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Figure 2. Similarity among individual leaves.

Each open circle indicates one harvested leaf (n = 51). The solid line shows the ordinary least-squares regression, which was forced through the origin: Leaf area (cm2) = 0.717 (length × width) (r2 = 0.997, n = 51, p<0.01).

https://doi.org/10.1371/journal.pone.0045317.g002

Leaf measurements.

A total of 208 leaves on 29 rosettes (1–18 leaves per plant) of C. cordatum were sampled on 10 May 2010 (Fig. 1). The smallest plant with only a single leaf (leaf length  = 8.8 cm, leaf area  = 27.6 cm2) grew from a bulblet attached to another rosette (Fig. 1). The rosette of the largest plant was >0.8 m in diameter. The five largest rosettes (12–18 leaves) were bolting (i.e., flowering later in the summer); they did not regenerate the following year. Hence, at this study site, we investigated the entire ontogenetic size range of C. cordatum. Sampling included fully and partially expanded leaves. Undeveloped leaves, in which laminae were not separate from the stem, were not counted. For smaller, non-flowering rosettes, all leaves had appeared prior to the sampling period. For larger, bolting rosettes, most leaves had appeared prior to the study period, although some additional leaves appeared after sampling as the flowering stem elongated. We measured leaf length (the length of the central vein on each lamina, excluding the petiole) and width (maximum lamina width perpendicular to the central vein) for each leaf. The absolute leaf position was defined by counting the order of appearance from the base of the rosette. Eight of the sampled plants were harvested, and 21 were left at the site for future study. Leaf area was defined as laminar area of one side of each leaf. Laminar area of 51 leaves from harvested plants was measured using a leaf area meter (Li-1300; LI-COR, Lincoln, USA). Individual leaf area is proportional to the product of leaf lamina length and width (Fig. 2). This indicates that individual leaf forms are similar, although the ratio of length to width may vary within an individual plant and population, as has been reported for other species [26], [27]. We fitted an ordinary least squares (OLS) regression of width × length of leaf laminae, using SMATR [28]: Leaf area (cm2) = 0.717 (width × length) (r2 = 0.997, p<0.01, n = 51) (Fig. 2). Using this relationship, we calculated leaf area for plants that were not harvested. When the regression line was not forced through the origin, the slope and r2 values changed little (slope = 0.735, r2 = 0.989, respectively); the 95% confidence intervals of the intercept included the origin, thus the intercept of the regression line was set to zero.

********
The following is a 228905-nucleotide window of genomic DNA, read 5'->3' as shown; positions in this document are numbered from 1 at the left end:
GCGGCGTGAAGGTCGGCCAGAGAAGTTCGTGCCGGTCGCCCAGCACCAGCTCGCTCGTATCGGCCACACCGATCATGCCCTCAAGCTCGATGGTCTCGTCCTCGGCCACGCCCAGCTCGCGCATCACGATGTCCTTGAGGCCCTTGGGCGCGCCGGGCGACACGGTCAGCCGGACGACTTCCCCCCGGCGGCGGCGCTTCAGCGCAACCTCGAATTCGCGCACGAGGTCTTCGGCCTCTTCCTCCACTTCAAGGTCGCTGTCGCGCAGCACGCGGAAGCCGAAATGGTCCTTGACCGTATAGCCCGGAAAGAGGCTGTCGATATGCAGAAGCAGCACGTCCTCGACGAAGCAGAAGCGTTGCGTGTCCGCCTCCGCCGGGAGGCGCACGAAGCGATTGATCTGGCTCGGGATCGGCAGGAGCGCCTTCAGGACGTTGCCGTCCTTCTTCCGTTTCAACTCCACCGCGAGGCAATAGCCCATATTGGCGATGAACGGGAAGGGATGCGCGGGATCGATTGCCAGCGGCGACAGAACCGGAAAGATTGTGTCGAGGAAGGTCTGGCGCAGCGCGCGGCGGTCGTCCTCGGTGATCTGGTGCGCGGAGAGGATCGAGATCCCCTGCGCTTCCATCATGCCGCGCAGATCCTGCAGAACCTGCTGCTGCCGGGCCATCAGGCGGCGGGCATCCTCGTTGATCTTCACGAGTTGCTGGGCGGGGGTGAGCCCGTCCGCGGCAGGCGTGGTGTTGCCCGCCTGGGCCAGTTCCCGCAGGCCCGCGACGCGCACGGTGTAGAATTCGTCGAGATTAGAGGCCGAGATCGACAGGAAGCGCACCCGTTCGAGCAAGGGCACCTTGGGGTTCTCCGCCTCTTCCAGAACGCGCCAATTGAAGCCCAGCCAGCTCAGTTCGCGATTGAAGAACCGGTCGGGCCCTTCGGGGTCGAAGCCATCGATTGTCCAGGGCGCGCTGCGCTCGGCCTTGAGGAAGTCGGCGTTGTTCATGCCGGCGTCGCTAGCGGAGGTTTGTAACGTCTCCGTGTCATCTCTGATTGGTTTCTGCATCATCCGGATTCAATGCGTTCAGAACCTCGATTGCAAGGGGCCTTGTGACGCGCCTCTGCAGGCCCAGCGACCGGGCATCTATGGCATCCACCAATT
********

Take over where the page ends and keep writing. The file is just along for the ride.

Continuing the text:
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Figure 3. The normalized intra-plant leaf size distribution.

Each symbol represents the relationship between the normalized position (relative number of leaves counted from the bottom to top of the stem, where 0 =  bottom, 0.5 =  middle and 1.0 =  top of the stem) and the normalized leaf area (area of an individual leaf divided by the averaged leaf area for the plant) of each leaf (n = 208). Each series shows an entire set of leaves for each plant (n = 29). The bold curve represents the fitted curve estimated by using the gam function in the mgcv package of R [29] (r2 = 0.792).